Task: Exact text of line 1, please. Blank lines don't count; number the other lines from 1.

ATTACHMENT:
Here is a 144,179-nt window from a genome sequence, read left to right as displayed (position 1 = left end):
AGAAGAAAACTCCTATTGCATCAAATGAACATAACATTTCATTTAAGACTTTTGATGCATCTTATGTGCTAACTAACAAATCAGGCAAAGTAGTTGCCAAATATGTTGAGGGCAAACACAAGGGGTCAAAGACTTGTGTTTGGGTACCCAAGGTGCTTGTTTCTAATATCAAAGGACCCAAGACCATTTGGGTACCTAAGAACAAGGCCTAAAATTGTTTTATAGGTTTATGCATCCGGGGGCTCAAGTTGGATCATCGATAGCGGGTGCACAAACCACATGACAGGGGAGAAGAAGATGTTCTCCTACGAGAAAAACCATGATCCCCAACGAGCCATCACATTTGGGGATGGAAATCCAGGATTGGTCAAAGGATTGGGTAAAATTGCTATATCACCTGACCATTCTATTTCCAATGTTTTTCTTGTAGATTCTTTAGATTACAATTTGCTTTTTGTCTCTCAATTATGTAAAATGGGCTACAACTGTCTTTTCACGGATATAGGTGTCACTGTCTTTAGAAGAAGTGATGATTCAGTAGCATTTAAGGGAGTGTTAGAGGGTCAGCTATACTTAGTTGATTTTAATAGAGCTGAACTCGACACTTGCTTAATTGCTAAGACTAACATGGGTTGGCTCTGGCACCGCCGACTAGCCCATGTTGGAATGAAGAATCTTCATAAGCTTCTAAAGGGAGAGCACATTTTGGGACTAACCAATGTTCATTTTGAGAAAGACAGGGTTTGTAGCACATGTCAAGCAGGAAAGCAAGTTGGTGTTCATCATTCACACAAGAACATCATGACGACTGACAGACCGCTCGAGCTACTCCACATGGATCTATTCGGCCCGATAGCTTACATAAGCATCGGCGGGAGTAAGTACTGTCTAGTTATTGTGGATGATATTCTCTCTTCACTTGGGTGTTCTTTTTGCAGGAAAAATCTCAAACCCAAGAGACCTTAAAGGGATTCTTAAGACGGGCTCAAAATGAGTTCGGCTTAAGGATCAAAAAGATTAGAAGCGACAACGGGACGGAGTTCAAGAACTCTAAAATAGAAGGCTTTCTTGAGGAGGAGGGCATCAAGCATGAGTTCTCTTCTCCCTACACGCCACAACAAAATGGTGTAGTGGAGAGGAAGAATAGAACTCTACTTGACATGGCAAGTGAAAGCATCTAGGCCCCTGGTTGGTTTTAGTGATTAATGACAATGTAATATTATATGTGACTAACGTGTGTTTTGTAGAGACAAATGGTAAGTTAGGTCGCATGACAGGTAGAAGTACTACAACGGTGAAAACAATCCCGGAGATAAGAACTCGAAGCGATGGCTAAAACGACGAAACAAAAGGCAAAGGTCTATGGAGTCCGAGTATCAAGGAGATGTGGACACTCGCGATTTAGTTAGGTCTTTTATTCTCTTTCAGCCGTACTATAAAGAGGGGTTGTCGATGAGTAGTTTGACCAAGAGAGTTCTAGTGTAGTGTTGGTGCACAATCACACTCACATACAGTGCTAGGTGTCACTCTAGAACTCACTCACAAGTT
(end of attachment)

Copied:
Here is a 144,179-nt window from a genome sequence, read left to right as displayed (position 1 = left end):